NASA administrator praises the success of Chandrayaan-3 in India

The NASA director said that India deserves all praise for this achievement.

Mumbai:

Pointing out India’s success in the Chandrayaan-3 mission, NASA Administrator Bill Nelson on Friday said that India has done something no other country has done and it deserves all the praise for this achievement.

“Congratulations to India. You have landed first around the South Pole of the Moon. We will have a commercial lander that will land next year, but India was the first. Others have tried, others have failed. But India has been successful. You deserve everything,” he said while speaking to reporters in Mumbai. Praise for this achievement. “It’s very important.”

Nelson also mentioned the NISAR mission, noting that with the four major observatories completed, a full 3D composite model will be prepared to see what’s happening to Earth.

‚ÄúThis is a major observatory that we are rolling out in collaboration with the Indian government. There are four major observatories. Once we get to all four observatories, along with the 25 spacecraft that are already in orbit, we will have a complete 3D composite model of exactly what is happening to Earth. We want to preserve “Our homeland.”

He added: “The first of these great observatories is Nazar. It will observe all surfaces of the Earth. It will see any changes in the water, land and ice. That will be another set of data that will help us.” “Understanding what’s happening to Earth…that mission is coming up in the first part of next year. The rocket was provided by the Indian Space Agency, and then we built the spacecraft together…and it’s being prepared in Bangalore at ISRO.”

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NISAR, a joint Earth observation mission between NASA and ISRO, will help researchers explore how changes in forest and wetland ecosystems will affect the global carbon cycle and influence climate change.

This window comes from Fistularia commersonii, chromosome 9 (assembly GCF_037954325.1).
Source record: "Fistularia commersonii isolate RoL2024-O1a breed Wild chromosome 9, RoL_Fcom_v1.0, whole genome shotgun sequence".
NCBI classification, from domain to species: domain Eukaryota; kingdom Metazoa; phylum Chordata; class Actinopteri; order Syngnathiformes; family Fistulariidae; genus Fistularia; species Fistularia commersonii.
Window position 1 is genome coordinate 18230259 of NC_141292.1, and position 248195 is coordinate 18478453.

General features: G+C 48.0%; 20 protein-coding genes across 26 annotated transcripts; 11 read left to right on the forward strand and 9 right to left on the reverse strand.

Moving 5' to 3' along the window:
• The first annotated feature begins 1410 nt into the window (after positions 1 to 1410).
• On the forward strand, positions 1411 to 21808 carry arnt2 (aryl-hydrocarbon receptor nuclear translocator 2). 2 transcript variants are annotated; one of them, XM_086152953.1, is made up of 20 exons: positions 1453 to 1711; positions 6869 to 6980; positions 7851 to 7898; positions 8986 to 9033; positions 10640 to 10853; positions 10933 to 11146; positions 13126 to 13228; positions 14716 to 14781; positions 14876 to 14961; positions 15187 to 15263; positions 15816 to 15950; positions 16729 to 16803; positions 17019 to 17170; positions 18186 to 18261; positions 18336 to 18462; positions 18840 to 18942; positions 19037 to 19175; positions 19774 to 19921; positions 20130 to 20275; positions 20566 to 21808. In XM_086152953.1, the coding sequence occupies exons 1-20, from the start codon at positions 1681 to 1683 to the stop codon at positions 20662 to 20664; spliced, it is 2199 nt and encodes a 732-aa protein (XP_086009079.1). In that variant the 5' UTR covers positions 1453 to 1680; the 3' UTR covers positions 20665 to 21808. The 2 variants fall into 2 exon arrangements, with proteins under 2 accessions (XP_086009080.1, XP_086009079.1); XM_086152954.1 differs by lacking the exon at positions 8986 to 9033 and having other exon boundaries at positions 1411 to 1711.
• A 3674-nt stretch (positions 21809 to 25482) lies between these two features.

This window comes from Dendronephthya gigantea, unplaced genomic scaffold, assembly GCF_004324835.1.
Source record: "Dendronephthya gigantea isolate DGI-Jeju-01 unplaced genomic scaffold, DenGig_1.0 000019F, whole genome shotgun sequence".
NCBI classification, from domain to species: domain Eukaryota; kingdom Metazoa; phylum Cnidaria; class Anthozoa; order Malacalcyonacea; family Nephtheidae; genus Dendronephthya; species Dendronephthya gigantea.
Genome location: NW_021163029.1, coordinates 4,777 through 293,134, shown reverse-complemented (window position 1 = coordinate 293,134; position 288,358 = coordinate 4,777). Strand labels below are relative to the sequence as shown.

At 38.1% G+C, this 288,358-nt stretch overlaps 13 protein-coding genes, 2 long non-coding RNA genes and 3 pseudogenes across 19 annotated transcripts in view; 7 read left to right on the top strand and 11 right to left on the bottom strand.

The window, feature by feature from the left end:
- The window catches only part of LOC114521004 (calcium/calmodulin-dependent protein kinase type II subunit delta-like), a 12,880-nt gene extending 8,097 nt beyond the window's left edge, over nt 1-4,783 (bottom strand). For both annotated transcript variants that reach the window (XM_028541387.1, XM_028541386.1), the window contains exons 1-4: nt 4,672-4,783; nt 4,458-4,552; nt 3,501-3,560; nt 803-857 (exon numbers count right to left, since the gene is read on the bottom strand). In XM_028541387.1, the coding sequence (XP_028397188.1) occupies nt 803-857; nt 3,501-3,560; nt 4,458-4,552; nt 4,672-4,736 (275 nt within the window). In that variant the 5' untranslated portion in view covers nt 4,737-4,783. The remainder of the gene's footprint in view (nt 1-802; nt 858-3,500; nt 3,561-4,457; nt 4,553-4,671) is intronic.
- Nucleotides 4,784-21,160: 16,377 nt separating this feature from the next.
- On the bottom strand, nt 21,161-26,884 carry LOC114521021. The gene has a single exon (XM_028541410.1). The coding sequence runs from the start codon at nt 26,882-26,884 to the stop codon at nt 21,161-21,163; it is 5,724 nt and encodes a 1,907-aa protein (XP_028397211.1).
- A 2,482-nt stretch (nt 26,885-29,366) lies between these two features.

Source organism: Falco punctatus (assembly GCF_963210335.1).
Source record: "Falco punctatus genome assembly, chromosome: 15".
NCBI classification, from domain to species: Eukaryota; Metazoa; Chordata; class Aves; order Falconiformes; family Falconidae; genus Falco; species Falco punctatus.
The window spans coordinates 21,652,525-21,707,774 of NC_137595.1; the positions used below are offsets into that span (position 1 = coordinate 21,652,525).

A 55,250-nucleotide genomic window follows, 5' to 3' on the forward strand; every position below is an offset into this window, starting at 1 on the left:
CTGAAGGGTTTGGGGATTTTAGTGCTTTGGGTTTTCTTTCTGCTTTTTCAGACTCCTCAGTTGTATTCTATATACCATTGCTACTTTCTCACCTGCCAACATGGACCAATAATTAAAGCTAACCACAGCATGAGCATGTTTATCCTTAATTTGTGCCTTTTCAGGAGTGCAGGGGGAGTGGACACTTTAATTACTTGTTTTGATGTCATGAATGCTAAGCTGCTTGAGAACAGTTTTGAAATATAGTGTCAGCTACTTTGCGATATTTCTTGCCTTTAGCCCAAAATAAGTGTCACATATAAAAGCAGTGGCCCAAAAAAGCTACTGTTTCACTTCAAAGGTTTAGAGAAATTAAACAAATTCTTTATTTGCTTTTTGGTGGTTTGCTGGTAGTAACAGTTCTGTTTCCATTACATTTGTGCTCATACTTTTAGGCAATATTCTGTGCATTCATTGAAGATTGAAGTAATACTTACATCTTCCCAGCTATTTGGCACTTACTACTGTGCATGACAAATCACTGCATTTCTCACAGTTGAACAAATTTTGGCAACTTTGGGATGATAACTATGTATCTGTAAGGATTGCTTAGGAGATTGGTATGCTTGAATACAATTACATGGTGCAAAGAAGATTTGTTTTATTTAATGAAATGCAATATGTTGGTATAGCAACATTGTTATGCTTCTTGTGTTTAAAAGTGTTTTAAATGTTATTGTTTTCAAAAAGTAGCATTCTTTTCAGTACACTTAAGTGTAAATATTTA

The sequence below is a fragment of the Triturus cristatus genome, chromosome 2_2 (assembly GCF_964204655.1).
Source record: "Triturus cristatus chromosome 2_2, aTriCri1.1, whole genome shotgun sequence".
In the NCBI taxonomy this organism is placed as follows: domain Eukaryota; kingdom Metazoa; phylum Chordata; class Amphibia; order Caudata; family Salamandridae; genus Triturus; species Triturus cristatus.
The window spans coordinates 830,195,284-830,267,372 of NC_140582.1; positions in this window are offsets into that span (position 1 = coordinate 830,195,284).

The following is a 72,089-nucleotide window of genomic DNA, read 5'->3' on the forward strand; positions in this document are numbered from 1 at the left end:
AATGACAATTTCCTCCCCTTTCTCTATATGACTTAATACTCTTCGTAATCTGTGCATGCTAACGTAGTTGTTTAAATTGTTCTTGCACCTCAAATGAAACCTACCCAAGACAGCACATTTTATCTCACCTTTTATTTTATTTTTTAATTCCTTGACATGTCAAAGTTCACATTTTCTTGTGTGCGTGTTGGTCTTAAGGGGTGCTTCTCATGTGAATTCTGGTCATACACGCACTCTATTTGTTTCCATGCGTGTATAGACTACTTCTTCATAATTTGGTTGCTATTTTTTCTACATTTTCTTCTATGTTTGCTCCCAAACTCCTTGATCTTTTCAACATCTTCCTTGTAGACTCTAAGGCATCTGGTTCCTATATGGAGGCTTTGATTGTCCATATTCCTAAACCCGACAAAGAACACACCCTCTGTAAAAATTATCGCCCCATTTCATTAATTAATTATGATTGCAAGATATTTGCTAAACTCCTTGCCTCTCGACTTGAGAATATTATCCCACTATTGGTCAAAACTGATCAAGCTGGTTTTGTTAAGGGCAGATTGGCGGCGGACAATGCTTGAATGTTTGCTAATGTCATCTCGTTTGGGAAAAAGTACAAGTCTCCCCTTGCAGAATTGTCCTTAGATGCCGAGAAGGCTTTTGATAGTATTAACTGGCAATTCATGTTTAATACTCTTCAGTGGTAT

NISAR is also a joint mission between NASA and ISRO, and when in orbit, its advanced radar systems will scan almost all land and ice surfaces twice every 12 days. The data you collect will help researchers understand two key functions of both types of ecosystems: carbon capture and release.

The NISAR satellite, equipped with advanced radar systems, will scan almost all land and icy surfaces twice every 12 days. The data collected will help researchers understand how carbon is captured and released in these ecosystems.

The NASA director stated that they will go again to the moon, and this time they will be accompanied by their international partners and they will have an international crew on the first mission with astronauts to the moon.

“Well, there is a huge opportunity in the future to expand commercial investment from India. Now at NASA, we have commercial partners, so, for example, we will return to the moon, but this time we will return with our commercial partners.” “And we are going with our international partners. On the first mission with astronauts to the moon, which will be a year from now, it will have an international crew. So commercial efforts are a big part of our space program, and this will be the same here in India as well,” he added. “.

On Thursday, Nelson visited the Ur Rao Satellite Center (URSC) in Bengaluru, where the NASA-ISRO Synthetic Aperture Radar (NISAR) satellite is undergoing testing ahead of its scheduled launch in 2024.

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The NASA chief is on a visit to India and also interacted with students of Visvesvaraya Industrial and Technological Museum (VITM) in Bengaluru on Wednesday.

(Except for the headline, this story has not been edited by NDTV staff and is published from a syndicated feed.)

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